Aren’t the 120,000 souls in Nineveh worth more than this plant? They can’t discern between their right and left hands. 

Jonah’s behavior shows us the stubborn prophetic today — some keep demanding judgment where God has a merciful contingency if the person/people repent and return to Him. But we can see a hard thing not turned for so long, that our hope suffers and we succumb to joy in the perceived destruction. This should not be so in the prophetic community. 

Others of us choose deception behind a God-accepts-all-in-His-grace thought process that we forget He hates sin. People are preaching all around it, but it’s a principle — sin separates us from God and He hates it. He does not categorize it like we do. He is not numb to its effects like we become. He has a standard, and no matter how we cheapen it and relax it for our “struggles,” NO MAN CAN COME TO HIM without acknowledging the sacrifice of Jesus on our behalf and turning to God…and away from what keeps us from Him. 

This is a day where the glory of the Lord is revealed and all flesh shall see it together (See Isaiah 40:5). Everyone can experience God’s glory. It’s an invitation to fellowship with Him…BUT HE DOES NOT CHANGE for us. He does not dilute His glory for us. Please, prophetic people — especially those of us who remain stubbornly in our own will and vision for our God-given assignments — come out of deception.

We can pray and hear from God and oppose Him. Jonah did. And even in hearing Him, this little book of the bible has no resolution between God and His prophet. Wow. 

We can give a word that moves a nation to repent and in our hearts be contrary to our assignment. This is obedience with the wrong heart, and at the risk of mixing biblical accounts…makes what we offer God strange.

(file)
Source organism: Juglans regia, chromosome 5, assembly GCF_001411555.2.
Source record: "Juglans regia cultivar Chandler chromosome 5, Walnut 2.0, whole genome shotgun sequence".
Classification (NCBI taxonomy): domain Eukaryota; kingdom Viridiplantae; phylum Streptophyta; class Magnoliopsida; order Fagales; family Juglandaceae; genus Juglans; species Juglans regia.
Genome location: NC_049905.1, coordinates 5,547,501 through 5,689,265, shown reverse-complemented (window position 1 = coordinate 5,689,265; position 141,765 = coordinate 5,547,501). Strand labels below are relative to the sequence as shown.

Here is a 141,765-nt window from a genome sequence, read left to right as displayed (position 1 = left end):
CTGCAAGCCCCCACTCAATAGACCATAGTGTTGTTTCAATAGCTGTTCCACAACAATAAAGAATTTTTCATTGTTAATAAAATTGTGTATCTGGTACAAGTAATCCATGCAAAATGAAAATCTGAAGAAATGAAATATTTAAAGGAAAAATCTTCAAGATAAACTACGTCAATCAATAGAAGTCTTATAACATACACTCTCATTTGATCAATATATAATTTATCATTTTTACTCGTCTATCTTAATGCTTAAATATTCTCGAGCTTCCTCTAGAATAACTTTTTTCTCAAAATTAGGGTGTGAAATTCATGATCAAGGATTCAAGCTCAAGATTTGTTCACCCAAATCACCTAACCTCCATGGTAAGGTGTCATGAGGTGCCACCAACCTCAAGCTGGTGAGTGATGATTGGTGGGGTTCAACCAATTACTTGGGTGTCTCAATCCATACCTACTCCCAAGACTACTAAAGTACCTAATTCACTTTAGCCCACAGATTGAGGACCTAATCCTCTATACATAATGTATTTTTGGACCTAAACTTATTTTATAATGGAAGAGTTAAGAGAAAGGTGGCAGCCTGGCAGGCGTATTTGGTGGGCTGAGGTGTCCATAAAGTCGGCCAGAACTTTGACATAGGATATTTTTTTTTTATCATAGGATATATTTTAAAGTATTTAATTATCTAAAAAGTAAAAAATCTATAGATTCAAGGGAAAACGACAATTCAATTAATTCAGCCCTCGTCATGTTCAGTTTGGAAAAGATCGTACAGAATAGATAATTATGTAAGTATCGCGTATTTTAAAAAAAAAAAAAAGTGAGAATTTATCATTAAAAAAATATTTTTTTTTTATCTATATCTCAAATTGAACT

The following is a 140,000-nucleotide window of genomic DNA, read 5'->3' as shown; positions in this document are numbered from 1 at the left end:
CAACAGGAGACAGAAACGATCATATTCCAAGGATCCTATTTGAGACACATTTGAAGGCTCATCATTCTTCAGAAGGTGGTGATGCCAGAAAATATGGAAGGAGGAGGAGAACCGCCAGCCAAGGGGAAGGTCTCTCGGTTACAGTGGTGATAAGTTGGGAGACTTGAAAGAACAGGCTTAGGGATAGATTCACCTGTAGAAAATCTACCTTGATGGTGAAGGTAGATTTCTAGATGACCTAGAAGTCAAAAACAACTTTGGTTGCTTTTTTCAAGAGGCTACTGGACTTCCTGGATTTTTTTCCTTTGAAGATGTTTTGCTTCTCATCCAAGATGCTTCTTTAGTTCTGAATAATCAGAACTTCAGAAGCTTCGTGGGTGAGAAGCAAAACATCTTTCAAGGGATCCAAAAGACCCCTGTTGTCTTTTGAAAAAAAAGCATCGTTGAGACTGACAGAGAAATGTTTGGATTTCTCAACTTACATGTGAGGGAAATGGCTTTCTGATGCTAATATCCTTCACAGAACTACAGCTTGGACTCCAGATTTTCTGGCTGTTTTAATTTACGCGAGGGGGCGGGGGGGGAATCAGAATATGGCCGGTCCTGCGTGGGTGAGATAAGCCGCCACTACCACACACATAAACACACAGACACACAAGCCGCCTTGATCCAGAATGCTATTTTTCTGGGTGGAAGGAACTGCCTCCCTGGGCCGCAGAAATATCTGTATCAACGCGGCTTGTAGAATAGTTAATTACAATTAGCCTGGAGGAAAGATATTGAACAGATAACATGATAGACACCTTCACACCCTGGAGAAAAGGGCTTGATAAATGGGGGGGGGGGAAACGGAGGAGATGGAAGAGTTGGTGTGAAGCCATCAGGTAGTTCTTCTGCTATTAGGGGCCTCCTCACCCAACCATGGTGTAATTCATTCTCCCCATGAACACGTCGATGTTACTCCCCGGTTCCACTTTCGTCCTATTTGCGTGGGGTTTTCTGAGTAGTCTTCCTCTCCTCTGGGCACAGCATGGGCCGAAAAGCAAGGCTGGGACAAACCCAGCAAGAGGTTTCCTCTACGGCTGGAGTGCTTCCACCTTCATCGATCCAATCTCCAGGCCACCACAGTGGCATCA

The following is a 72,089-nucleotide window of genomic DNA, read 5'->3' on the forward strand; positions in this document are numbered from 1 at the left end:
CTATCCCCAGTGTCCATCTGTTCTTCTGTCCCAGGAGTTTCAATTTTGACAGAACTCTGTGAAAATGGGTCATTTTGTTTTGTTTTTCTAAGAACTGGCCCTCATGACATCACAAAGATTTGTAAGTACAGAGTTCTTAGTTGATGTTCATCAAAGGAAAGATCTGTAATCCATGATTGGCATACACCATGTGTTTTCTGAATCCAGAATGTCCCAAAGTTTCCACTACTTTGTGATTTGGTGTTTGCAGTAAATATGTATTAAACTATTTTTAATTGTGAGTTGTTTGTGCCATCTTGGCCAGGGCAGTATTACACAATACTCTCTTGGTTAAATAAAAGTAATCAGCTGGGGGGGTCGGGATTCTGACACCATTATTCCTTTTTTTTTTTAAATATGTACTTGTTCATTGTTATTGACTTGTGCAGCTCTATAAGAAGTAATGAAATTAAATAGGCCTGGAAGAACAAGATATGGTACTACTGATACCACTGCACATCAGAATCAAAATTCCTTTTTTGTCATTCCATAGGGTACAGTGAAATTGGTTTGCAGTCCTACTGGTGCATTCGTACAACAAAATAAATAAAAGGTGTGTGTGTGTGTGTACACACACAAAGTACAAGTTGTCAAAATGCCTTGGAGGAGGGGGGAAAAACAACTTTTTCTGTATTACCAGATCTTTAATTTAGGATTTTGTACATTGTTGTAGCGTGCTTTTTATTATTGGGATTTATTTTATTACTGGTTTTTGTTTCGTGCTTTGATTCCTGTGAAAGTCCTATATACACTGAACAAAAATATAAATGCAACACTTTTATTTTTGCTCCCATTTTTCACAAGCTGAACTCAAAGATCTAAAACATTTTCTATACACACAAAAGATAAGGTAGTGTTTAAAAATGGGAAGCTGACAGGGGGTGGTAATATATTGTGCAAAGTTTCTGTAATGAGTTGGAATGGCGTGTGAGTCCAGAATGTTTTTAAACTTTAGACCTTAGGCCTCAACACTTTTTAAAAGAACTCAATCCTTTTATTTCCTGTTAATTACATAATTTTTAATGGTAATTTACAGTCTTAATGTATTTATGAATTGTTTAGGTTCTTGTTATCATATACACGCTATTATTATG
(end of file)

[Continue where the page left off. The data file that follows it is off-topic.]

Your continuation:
What we miss from Jonah’s account is submission to God’s will. Lord, I disagree, but You know best. He did not even pray to have God’s heart. 

Be careful, prophetic people, when you take God to task and see no fault in your position. You’re on dangerous ground when you care more about  what He gives and takes from you in illustration than the revival He wants to usher in through you. 

Let’s cast down the idols we make of ourselves in our stubbornness (See 1 Samuel 15:23). Where we struggle to agree, let’s submit to God and allow Him to open our perspective to His and receive His heart for the assignment. Let’s do God’s bidding God’s way. Let’s die to us in the process; the people will be better for less of us.  

Selah, and love to all. 

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2 thoughts on “The Stubborn Prophetic (Jonah reflection)

    1. Yes me too, that’s why my prayer is always for my heart & the people’s heart & that it stays connected to God, that way when we do a thing it will be God’s way & not ours..Remember OUR heart can be deceitfully wicked so we NEED God’s heart to able to do what he says to do. I enjoyed this article.